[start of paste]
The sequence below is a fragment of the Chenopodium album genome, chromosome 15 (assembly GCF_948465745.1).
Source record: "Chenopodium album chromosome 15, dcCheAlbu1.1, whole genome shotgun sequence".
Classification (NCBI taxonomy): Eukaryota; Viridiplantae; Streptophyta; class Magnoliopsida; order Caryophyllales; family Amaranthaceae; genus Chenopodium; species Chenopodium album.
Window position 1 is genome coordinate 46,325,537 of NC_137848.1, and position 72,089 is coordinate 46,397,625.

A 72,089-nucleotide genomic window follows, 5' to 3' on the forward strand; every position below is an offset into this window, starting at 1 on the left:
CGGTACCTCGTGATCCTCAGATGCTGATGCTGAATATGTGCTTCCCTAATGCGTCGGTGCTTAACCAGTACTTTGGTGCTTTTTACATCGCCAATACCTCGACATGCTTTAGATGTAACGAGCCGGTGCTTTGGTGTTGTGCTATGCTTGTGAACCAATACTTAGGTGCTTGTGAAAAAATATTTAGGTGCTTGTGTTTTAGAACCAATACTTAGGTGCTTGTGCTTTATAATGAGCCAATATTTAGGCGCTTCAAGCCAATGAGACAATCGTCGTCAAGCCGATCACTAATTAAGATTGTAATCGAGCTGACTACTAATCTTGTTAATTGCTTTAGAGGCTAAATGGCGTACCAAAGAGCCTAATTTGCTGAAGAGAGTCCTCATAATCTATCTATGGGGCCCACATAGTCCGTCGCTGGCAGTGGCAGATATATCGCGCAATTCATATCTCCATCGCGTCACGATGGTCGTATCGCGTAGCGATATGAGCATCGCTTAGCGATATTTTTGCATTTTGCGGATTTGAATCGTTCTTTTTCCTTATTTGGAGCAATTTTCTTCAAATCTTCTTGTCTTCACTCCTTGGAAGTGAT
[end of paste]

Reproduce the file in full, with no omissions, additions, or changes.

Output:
The sequence below is a fragment of the Chenopodium album genome, chromosome 15 (assembly GCF_948465745.1).
Source record: "Chenopodium album chromosome 15, dcCheAlbu1.1, whole genome shotgun sequence".
Classification (NCBI taxonomy): Eukaryota; Viridiplantae; Streptophyta; class Magnoliopsida; order Caryophyllales; family Amaranthaceae; genus Chenopodium; species Chenopodium album.
Window position 1 is genome coordinate 46,325,537 of NC_137848.1, and position 72,089 is coordinate 46,397,625.

A 72,089-nucleotide genomic window follows, 5' to 3' on the forward strand; every position below is an offset into this window, starting at 1 on the left:
CGGTACCTCGTGATCCTCAGATGCTGATGCTGAATATGTGCTTCCCTAATGCGTCGGTGCTTAACCAGTACTTTGGTGCTTTTTACATCGCCAATACCTCGACATGCTTTAGATGTAACGAGCCGGTGCTTTGGTGTTGTGCTATGCTTGTGAACCAATACTTAGGTGCTTGTGAAAAAATATTTAGGTGCTTGTGTTTTAGAACCAATACTTAGGTGCTTGTGCTTTATAATGAGCCAATATTTAGGCGCTTCAAGCCAATGAGACAATCGTCGTCAAGCCGATCACTAATTAAGATTGTAATCGAGCTGACTACTAATCTTGTTAATTGCTTTAGAGGCTAAATGGCGTACCAAAGAGCCTAATTTGCTGAAGAGAGTCCTCATAATCTATCTATGGGGCCCACATAGTCCGTCGCTGGCAGTGGCAGATATATCGCGCAATTCATATCTCCATCGCGTCACGATGGTCGTATCGCGTAGCGATATGAGCATCGCTTAGCGATATTTTTGCATTTTGCGGATTTGAATCGTTCTTTTTCCTTATTTGGAGCAATTTTCTTCAAATCTTCTTGTCTTCACTCCTTGGAAGTGAT